General Dynamics' 'Knifefish' to Give Mine Detection Capability to LCS

General Dynamics Mission Systems' "Knifefish" at the Sea-Air-Space 2018 exposition. (Richard Sisk/
General Dynamics Mission Systems' "Knifefish" at the Sea-Air-Space 2018 exposition. (Richard Sisk/

NATIONAL HARBOR, Md. -- General Dynamics Mission Systems' "Knifefish" unmanned undersea vehicle (UUV), or underwater drone, has been designed to serve as a roving, mine-detecting scout for Littoral Combat Ships.

A model of the 21-foot Knifefish was on display at the opening of the Sea-Air-Space 2018 exposition Monday at the Gaylord National Convention Center at National Harbor, Maryland. Last October, Knifefish successfully completed sea trials testing its ability to detect mines at various depths.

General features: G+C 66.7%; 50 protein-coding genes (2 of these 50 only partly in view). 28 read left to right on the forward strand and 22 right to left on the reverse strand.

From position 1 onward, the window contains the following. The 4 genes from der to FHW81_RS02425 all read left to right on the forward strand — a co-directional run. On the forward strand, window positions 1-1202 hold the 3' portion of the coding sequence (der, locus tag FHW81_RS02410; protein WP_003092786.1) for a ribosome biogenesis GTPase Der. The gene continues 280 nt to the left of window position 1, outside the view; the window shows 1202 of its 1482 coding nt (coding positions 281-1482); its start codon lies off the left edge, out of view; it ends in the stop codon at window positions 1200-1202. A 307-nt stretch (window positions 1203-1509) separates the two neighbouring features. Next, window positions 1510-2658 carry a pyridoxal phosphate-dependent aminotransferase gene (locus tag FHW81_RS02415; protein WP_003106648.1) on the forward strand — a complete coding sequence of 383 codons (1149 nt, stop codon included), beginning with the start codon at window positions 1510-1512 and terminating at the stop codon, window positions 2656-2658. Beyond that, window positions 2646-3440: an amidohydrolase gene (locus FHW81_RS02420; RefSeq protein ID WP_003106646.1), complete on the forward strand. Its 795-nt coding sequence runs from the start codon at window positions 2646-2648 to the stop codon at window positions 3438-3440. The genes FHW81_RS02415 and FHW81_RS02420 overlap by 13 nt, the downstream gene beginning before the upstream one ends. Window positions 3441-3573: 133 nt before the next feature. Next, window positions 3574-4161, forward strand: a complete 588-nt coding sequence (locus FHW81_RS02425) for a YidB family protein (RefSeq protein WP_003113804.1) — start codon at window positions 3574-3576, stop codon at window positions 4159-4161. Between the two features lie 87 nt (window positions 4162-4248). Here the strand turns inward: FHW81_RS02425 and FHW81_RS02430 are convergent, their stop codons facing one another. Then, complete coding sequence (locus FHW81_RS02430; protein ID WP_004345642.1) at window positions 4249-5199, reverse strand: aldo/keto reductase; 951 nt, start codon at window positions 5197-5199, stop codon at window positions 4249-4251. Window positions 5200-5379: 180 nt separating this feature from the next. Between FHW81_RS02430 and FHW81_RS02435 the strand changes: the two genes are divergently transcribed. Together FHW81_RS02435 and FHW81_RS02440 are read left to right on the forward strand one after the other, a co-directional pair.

Knifefish was built to provide LCS commanders with an off-board sensor to detect, classify and identify mines in "high clutter" sea environments and relay the data back to the mother ship, which can then destroy any threats.

"The system demonstrated its ability to reliably find mines in different environments," Capt. Jonathan Rucker, Knifefish program manager, said in a statement at the time. "Knifefish provides the Navy a critical means to find and identify bottom, buried, and volume mines, providing a much-needed capability for the warfighter."

Although initially planned for the Navy's Littoral Combat Ship, the Knifefish can operate from any surface ship, according to Rucker.

The Knifefish UUV was developed from technology designed for General Dynamics' Bluefin Robotics Bluefin-21 deep-water Autonomous Undersea Vehicle (AUV). The Bluefin-21 was in the headlines in 2014 in the unsuccessful search to find missing Malaysia Airlines Flight 370.

-- Richard Sisk can be reached at

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